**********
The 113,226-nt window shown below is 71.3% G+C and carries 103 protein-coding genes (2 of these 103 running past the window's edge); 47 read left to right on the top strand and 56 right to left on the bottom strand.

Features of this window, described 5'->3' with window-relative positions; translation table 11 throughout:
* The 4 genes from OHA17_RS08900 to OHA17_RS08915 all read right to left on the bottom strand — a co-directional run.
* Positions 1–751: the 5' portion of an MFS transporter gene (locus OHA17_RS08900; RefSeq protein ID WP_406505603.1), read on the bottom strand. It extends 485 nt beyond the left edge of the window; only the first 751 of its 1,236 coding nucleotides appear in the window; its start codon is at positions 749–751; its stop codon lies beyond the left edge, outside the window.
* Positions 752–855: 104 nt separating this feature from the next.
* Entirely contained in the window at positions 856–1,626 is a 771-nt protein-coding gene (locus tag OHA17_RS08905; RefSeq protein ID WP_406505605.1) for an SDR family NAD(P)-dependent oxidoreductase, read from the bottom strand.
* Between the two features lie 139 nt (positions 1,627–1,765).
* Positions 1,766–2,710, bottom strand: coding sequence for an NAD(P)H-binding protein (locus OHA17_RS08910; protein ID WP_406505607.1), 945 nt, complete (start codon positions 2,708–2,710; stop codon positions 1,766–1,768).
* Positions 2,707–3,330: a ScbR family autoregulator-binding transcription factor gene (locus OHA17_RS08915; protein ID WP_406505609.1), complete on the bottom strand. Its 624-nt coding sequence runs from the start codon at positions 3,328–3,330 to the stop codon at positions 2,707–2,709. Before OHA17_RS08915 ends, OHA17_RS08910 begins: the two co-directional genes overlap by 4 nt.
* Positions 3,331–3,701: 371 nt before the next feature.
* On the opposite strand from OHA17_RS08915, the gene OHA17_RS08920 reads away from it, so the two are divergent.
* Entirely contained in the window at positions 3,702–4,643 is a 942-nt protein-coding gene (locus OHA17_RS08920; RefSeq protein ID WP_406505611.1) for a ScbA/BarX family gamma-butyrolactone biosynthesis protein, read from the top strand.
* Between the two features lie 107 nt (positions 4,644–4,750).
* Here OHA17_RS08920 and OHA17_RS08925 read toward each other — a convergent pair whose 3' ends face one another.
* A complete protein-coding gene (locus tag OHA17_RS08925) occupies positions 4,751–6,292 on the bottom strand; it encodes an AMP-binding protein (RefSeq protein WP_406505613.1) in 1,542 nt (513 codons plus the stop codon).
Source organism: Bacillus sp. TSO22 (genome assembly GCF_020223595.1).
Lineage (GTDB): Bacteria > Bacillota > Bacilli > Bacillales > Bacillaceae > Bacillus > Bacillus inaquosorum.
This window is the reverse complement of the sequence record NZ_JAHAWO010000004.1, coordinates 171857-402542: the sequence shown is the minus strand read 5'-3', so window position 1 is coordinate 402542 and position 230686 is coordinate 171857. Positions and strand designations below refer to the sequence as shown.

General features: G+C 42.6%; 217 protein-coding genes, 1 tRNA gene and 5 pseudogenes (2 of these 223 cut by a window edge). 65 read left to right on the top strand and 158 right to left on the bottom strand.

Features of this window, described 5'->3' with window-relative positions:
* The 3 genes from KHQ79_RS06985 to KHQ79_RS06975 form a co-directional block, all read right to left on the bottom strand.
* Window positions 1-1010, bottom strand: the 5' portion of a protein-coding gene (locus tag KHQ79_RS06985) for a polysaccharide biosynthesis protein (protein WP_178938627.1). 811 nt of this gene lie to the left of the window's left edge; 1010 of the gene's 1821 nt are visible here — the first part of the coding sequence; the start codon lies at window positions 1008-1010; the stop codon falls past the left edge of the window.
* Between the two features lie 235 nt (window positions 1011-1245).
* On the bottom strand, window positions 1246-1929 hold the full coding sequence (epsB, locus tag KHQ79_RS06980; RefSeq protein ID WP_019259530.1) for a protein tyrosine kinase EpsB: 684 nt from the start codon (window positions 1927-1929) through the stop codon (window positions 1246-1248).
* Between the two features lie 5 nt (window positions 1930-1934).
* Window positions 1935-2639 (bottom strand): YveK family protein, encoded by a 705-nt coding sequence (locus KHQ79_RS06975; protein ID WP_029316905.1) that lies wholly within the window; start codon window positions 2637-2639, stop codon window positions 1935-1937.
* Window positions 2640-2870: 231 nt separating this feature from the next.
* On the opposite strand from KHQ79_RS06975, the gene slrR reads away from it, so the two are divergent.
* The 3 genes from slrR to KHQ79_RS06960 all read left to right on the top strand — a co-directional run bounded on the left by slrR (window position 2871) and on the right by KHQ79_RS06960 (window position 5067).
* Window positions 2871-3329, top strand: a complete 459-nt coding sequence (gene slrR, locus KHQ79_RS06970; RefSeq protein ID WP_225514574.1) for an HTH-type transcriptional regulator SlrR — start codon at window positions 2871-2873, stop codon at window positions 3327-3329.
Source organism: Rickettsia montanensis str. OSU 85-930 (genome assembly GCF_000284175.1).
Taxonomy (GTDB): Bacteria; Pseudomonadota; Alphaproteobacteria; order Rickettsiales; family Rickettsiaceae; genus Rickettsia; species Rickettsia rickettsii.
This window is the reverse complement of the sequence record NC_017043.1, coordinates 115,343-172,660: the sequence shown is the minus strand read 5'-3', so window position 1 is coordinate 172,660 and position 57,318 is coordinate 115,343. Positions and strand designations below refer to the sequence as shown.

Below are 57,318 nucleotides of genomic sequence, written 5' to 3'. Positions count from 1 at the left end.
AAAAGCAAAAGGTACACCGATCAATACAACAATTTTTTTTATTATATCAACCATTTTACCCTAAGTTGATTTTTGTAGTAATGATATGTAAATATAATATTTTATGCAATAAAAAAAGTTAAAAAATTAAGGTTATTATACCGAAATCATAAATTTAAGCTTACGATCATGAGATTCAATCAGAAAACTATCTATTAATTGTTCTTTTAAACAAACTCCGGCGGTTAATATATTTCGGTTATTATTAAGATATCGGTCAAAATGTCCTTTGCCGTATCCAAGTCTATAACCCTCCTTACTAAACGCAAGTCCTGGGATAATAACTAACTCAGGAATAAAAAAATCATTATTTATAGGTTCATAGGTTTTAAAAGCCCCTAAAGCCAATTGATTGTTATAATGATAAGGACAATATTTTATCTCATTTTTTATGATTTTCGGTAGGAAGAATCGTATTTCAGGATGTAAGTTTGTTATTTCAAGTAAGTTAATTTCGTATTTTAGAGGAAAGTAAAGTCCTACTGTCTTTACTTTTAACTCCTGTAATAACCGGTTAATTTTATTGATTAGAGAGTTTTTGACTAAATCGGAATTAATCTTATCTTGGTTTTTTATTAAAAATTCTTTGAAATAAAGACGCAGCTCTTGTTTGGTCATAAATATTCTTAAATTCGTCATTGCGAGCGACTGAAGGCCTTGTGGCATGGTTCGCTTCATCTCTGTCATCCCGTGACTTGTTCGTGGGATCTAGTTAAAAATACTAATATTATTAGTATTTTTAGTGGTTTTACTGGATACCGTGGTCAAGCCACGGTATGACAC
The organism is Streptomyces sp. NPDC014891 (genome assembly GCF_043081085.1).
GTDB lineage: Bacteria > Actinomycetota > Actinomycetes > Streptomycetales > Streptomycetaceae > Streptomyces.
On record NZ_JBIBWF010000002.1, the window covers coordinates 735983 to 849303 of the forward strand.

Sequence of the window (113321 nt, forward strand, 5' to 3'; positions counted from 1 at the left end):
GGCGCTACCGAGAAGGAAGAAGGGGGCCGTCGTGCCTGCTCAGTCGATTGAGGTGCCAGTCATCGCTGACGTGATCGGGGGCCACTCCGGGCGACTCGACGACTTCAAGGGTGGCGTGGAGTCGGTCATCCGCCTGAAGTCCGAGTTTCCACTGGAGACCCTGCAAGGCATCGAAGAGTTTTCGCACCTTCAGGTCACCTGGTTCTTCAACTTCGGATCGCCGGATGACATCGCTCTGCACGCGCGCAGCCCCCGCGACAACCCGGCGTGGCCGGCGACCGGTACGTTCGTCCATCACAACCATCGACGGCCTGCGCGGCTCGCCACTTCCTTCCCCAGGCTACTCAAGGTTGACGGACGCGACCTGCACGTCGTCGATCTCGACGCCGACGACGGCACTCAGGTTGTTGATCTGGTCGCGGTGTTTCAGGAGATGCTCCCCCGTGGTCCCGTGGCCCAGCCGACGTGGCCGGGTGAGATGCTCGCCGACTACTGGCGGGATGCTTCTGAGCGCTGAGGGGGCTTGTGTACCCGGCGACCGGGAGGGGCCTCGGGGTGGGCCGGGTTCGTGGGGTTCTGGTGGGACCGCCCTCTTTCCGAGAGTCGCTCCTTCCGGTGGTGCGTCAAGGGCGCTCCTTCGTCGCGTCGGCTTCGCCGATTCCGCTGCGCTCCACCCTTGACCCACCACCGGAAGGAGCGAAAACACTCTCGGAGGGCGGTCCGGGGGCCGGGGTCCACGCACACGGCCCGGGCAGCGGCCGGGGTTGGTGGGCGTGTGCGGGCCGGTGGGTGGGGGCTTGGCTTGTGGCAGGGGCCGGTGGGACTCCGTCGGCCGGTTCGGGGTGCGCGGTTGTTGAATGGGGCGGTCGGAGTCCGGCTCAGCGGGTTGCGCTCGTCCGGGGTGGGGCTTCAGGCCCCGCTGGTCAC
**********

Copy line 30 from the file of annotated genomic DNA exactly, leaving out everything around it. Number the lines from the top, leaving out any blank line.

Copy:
* Window positions 2871-3329, top strand: a complete 459-nt coding sequence (gene slrR, locus KHQ79_RS06970; RefSeq protein ID WP_225514574.1) for an HTH-type transcriptional regulator SlrR — start codon at window positions 2871-2873, stop codon at window positions 3327-3329.